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As an ideological construct, the New Man was an essential component of
the Soviet revolutionary project and a device wielded by a revolutionary regime
in need of self-legitimation. Yet the allure of this ¬gure extended beyond the
leadership of the Communist Party and beyond those whom the Soviet regime
identi¬ed as model inhabitants of the new world. The incentive and urge to
transform oneself, expressed in the shorthand term of the “New Man,” were
shared by Soviet citizens of different backgrounds and ages. They manifested
themselves above all in a historical consciousness, a commitment to work on
oneself so as not to be left aside by, or drown in the current of History. But this
labor also promised moral and existential rewards, the certainty of contributing
to the creation of a perfect future. Ultimately, by taking up the injunction to
rework oneself individuals acquired a sense of biographical continuity and
purpose that acquired particular meaning in the cataclysmic environment of
war and revolution.
The Stalinist turn toward willing the new world into being began with an
all-out attack on all remnants of the old world. Correspondingly the New Man,
who appeared as a positive ideal in the early 1930s, was preceded by a struggle
against remnants of the Old Man within. The institutionalized campaign waged
by the Party and state against all social groups identi¬ed with the old world “
“kulaks,” private artisans, traders, “speculators,” and the “bourgeois” intelli-
gentsia “ was sweeping and powerful. It did not limit itself to destroying the
social and economic structures “ villages, trading networks, professional asso-
ciations “ on which the functioning of these groups had rested but demanded
that all members of these groups renounce their past and prove their allegiance
to the Soviet cause in deeds and words.51 It was in the context of this campaign
that individuals associated with the old order proceeded to confront the enemy
within themselves. As the explosion of personal confessional texts during this
period demonstrates, the onset of the Stalin period marked a utopian threshold,
when all citizens were expected to align themselves to the emerging new world,
when every individual was to mark the transition from the old to the New Man
in his or her personal life.52
Members of the intelligentsia most clearly articulated the steady destruction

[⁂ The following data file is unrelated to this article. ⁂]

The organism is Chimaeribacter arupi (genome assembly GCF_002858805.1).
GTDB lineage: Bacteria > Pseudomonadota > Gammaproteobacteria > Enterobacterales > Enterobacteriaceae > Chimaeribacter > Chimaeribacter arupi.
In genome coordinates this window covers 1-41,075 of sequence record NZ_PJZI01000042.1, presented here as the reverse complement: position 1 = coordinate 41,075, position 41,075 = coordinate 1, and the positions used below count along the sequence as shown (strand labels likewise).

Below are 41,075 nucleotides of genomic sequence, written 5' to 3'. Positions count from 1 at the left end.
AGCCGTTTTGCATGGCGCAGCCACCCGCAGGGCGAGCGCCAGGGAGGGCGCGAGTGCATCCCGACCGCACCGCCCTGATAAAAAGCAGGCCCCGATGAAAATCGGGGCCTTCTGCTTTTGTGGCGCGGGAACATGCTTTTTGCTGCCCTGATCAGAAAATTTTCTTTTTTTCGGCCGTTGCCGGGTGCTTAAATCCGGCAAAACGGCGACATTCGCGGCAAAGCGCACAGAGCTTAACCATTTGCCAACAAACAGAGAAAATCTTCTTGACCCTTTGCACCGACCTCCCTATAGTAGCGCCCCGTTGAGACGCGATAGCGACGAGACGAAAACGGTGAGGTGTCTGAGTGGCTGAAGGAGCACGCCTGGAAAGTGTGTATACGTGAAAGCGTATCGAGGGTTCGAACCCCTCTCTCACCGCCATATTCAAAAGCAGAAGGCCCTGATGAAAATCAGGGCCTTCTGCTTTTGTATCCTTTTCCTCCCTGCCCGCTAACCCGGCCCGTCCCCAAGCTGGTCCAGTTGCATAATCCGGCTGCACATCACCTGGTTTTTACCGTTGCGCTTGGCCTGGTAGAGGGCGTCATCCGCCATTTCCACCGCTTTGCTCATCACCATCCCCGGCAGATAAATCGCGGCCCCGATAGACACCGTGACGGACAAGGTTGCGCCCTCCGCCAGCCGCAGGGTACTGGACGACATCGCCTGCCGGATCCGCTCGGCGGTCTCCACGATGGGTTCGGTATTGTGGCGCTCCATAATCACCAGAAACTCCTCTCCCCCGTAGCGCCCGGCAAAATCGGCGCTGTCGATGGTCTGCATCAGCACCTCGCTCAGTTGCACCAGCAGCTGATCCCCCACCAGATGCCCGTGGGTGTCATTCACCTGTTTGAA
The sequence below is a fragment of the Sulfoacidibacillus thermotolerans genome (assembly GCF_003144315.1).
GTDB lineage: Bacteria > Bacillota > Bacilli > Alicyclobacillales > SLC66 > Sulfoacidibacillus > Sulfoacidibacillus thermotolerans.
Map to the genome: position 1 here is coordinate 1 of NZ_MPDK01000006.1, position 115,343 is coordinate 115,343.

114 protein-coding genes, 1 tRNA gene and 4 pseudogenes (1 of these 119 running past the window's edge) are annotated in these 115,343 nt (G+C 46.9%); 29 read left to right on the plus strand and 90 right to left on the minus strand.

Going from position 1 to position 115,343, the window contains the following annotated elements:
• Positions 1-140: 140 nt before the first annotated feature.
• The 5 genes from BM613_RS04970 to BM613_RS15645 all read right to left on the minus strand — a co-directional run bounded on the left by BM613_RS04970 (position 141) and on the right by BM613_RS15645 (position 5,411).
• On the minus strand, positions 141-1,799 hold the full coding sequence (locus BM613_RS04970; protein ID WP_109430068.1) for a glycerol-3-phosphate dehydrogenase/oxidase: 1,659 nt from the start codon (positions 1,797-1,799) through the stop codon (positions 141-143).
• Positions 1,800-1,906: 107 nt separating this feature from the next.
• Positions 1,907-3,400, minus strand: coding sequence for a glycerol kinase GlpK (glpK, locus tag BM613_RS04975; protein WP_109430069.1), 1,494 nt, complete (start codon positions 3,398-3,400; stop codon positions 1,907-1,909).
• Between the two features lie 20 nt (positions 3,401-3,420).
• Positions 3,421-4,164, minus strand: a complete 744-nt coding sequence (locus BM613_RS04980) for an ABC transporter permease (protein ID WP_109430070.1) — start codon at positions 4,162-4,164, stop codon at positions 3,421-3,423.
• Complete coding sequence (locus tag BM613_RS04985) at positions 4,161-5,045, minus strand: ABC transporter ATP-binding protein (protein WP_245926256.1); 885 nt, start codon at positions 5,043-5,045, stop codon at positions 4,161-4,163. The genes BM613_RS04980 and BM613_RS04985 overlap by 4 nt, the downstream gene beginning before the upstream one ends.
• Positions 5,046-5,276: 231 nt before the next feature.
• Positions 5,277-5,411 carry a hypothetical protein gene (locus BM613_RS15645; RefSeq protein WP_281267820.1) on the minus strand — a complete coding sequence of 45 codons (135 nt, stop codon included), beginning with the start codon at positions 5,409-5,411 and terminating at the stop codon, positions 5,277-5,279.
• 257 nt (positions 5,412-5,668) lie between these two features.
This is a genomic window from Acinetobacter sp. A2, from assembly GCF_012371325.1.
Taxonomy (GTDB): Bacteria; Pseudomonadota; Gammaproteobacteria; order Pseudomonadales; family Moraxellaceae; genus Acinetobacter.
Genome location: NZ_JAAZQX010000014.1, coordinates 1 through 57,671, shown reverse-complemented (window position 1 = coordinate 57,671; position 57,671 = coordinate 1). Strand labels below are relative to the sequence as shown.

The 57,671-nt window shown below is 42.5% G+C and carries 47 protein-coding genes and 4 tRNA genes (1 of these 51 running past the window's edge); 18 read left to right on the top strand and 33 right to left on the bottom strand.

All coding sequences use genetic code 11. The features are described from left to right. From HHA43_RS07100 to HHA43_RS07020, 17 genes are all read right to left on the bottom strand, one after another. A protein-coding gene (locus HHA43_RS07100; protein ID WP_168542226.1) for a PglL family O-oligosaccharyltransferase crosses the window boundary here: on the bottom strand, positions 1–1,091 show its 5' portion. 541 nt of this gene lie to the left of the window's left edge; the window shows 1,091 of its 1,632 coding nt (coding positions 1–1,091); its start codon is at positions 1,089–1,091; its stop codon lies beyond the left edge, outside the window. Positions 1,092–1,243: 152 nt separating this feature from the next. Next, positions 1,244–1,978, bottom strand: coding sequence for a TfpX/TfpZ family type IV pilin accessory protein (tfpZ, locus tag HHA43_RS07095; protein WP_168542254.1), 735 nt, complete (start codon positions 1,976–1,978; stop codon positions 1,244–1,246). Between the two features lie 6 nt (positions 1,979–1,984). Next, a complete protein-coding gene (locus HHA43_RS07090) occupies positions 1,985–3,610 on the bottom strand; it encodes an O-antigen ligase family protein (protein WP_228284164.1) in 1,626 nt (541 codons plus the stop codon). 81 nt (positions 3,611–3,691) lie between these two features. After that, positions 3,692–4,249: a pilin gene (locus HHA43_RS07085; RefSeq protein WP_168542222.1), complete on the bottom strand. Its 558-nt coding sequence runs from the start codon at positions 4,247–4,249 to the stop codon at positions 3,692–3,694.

of the Old Man within. To some extent, this had to do with their superior grasp

villages and believed he was glimpsing the world™s future: “Man, under the impetus of the new
changes, is destined to acquire a body of motives, aims, relationships, which in time will make
Russia an anomaly among the nations, a real Mars on earth. Limitless and fantastic are the
social transmutations inherent in collectivization.” See Maurice Hindus, Red Bread (New York:
`
J. Cape & H. Smith, 1931), 8“9; see also Sophie Coeure, La grande lueur a l™Est: Les Fran§ais
et l™Union sovi´ tique, 1917“1939 (Paris: Seuil, 1999).
e
During this period scores of disenfranchised individuals, who had been stripped of Soviet
51

citizenship on account of their “bourgeois” class background, petitioned for rehabilitation by
invoking their alignment with the course of the revolution and, ultimately, with history. See
Golfo Alexopoulos, Stalin™s Outcasts: Aliens, Citizens, and the Soviet State, 1926“1936 (Ithaca,
NY: Cornell University Press, 2003).
Igal Hal¬n, Terror in My Soul: Communist Autobiographies on Trial (Cambridge, MA: Harvard
52

University Press, 2003).
The New Man in Stalinist Russia and Nazi Germany 323

of the syntax of self-expression, but at least equally important was the fact that
they, unlike less educated groups in Soviet society, continued to inhabit formed,
yet problematic “personalities” which were shaped by prerevolutionary culture.
To be sure, workers and peasants also grappled with the struggle between old
and new codes of thinking and behavior, but they rarely rei¬ed their lapses into
“old” habits “ such as heavy drinking, cursing, or mistreating their spouses “
into a full-¬‚edged ¬gure of an “Old Man” who had to die in order for the
New Man to emerge. For intellectuals these habits represented the very essence
of backwardness, and they referred to the feudal-capitalist enslavement of the
laboring people™s souls, an enslavement that had kept them on the verge of a
subhuman existence. Moreover, before the intellectual could join the “prole-
tarian ¬ghting army,” he had, in the words of Johannes Becher, to “burn most
of what he owes to his bourgeois genealogy,” particularly “all the capricious
and moody posturing.”53 It was precisely the intelligentsia who admitted to
feeling weighed down by the Old Man within and who, at the same time,
actively involved themselves in the creation of the New Man. It may even be
fair to say that the New Man as a ¬gure of utmost perfection was most pro-
nouncedly advocated by individuals who suffered from impure backgrounds,
such as class alien origins, a previous oppositionist record, or prolonged stays
in the capitalist West.54
In extreme situations where individuals were targeted as old and outlived,
the urge to tie one™s life to the mythology of the New Man acquired existential
relevance. Consider the case of Nikolai Ustrialov, an erstwhile White of¬cer
who had emigrated to Harbin in the wake of the Civil War. Already during the
Civil War Ustrialov confessed to a fellow White of¬cer that he envied the Soviet
revolutionary project for its “historical pathos.” The future, he believed, was
on the Reds™ side; the White camp, by contrast, was composed only of “former
people.”55 Ustrialov™s ascription of this derogatory Soviet term to himself and
other members of the White camp shows how impressed he was by the Soviet
narrative of revolution and historical progress. The pathos of History that in